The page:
TSP Original: Margherita Tart with Basil-Parmesan Crust
MUSIC PAIRING: Funk Outta Here Playlist on Spotify
It’s been a while since I brought you one of my own creations. See, I’ve been stuffing my face with things like fries and pasta lately so I’ve had some kitchen – and brain if we’re being honest – lethargy. I mean, it’s much easier to go out for tremendous fusilli pasta with spicy sausage at Il Vagabondo than it is to come up with my own thing.
Creating recipes is tough. It takes patience, an open mind, confidence and the ability to laugh at your mistakes. There are some days where I feel like it’s a dream and on others, it’s a chore. I used to think that I wanted to do recipe development for a living but honestly, it’s far more fun to do it as a hobby vs. relying on it to pay my bills. The reason I do it at all is to keep that momentum of creativity flowing that I learned in culinary school. Cooking is just like any other formed habit that needs to be consistently practiced in order to stay sharp and motivated.
I made a tart similar to this a few years ago and have been craving it ever since. Whoever decided that buttery crusts aren’t just for dessert is a genius, by the way. I’m pretty sure any combination of flour and butter, be it sweet or savory, is what god was referring to when he spoke of ‘manna from heaven’.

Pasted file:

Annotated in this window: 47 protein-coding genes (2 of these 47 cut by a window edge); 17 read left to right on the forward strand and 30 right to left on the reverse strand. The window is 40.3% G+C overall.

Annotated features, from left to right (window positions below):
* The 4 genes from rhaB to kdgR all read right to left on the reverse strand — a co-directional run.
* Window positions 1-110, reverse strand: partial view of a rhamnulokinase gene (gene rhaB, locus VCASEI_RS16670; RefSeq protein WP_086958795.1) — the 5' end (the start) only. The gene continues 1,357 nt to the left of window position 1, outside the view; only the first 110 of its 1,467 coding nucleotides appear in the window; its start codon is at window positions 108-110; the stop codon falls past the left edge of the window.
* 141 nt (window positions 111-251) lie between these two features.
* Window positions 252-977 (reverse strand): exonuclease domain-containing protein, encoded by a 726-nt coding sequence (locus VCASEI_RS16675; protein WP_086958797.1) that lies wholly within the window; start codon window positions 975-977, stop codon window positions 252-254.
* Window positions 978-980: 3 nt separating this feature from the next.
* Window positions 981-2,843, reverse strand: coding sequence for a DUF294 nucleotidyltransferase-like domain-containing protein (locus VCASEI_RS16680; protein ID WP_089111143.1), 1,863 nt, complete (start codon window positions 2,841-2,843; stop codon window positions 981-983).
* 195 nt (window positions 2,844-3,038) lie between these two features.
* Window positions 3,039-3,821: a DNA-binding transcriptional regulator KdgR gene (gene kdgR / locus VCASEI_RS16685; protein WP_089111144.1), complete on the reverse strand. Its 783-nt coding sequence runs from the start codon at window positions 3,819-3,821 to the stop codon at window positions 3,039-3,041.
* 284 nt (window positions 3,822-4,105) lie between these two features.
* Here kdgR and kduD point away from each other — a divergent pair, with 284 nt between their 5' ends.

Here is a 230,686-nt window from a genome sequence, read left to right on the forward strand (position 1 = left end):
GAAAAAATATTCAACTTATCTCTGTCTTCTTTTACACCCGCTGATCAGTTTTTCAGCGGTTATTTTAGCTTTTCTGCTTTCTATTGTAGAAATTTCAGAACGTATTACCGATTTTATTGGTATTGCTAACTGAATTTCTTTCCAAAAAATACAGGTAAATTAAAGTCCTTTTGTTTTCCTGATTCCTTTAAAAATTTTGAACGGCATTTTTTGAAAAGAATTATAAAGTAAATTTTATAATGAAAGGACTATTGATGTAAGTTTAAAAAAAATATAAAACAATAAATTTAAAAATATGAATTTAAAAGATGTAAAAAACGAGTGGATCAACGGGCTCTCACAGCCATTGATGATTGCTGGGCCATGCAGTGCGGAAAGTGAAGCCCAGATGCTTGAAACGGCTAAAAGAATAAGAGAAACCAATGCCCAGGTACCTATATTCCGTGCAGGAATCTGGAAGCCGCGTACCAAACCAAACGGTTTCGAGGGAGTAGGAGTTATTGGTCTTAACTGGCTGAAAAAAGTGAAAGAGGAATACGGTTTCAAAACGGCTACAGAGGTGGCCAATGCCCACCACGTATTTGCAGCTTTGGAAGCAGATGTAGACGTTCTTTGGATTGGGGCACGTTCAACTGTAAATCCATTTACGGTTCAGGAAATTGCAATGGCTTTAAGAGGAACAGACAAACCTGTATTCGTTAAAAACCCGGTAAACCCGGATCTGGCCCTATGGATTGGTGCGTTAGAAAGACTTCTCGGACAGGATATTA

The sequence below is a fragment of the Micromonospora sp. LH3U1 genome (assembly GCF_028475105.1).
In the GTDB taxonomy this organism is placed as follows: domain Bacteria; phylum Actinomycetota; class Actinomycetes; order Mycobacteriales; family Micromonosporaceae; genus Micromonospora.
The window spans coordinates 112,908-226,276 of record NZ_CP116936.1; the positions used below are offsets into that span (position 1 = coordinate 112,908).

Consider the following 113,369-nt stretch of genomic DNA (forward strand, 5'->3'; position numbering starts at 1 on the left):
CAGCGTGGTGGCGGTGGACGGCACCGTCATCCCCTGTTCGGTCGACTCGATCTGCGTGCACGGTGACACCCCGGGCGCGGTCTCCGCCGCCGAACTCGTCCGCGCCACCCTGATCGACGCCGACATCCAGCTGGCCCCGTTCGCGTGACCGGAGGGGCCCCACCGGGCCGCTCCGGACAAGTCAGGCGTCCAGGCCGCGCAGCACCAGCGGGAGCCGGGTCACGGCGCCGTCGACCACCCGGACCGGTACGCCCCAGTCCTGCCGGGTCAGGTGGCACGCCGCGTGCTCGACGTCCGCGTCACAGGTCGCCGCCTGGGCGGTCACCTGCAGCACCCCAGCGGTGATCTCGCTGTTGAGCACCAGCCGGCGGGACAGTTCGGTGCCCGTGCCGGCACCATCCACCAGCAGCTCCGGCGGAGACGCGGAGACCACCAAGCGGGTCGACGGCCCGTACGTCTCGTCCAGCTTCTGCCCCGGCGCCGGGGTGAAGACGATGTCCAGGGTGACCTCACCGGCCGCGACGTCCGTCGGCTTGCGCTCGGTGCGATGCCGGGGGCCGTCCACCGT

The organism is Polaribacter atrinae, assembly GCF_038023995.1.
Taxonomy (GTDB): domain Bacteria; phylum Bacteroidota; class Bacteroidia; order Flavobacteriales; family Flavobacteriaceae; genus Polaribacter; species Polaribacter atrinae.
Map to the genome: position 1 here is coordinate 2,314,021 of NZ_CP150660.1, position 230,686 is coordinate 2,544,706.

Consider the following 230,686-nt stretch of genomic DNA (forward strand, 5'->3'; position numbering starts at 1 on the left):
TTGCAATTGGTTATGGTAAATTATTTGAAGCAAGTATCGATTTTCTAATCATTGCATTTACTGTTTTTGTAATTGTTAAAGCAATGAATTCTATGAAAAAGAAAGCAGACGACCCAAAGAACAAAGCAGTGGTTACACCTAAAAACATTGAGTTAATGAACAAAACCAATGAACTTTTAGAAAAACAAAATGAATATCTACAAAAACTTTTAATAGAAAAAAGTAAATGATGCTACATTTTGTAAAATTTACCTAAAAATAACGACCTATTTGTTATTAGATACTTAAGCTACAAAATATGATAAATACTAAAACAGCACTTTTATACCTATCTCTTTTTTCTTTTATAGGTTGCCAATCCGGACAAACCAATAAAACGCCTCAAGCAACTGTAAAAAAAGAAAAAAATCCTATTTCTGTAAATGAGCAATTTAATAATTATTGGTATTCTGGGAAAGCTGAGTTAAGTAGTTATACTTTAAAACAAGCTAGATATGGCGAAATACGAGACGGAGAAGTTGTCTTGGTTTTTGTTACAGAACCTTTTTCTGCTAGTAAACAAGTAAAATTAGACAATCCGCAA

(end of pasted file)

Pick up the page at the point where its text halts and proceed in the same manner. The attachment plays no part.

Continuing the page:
For this crust, I used a healthy bunch of fresh basil and parmesan to boost and highlight the buttery deliciousness. I had a good bit leftover once pressing it into my tart pan so I used a small biscuit cutter to make little crackers which were terrific.
The filling is light but hearty with a wonderful earthiness from the fresh thyme. I ate a few too many spoonfuls while filling the tart shell. #noregrets
To illustrate how much I cared about this tart, I’ll have you know that I lugged it all the way to work to bake it because my oven broke. Yes, we have an oven at work and yes, it saved me from losing my dang mind over what would’ve been a waste of a lot of money on ingredients because NYC grocery store prices blow. The only drawback was I forgot my other tomatoes at home so the top would obviously look so much better fully covered with tomatoes instead of sparingly placed.
I made this tart for a friend in town whom I’d never cooked for before. He was totally impressed and I honestly was, too. All the flavors meld together and create this rich, beautiful bite that makes you feel like the freshness of Summer and comfort of Fall collided. Also, those tomatoes when they roast and reduce down…holy moly. They’re spectacular. The best thing about this tart is that it looks like you slaved over it when you didn’t. It’s the perfect thing to bring to a potluck or a brunch when you want to impress your friends. I can guarantee that every single person will thank you. A few times over.
Why Funk? I LOVE funk music. I can’t tell you many artists and I don’t know a ton about it but I love it. After watching the Foo Fighters Sonic Highways series on HBO, I’ve got a crazy new appreciation for styles of music that I haven’t always been into like funk and even punk. I’ve now made this playlist a reoccurring daily theme in my life and kitchen.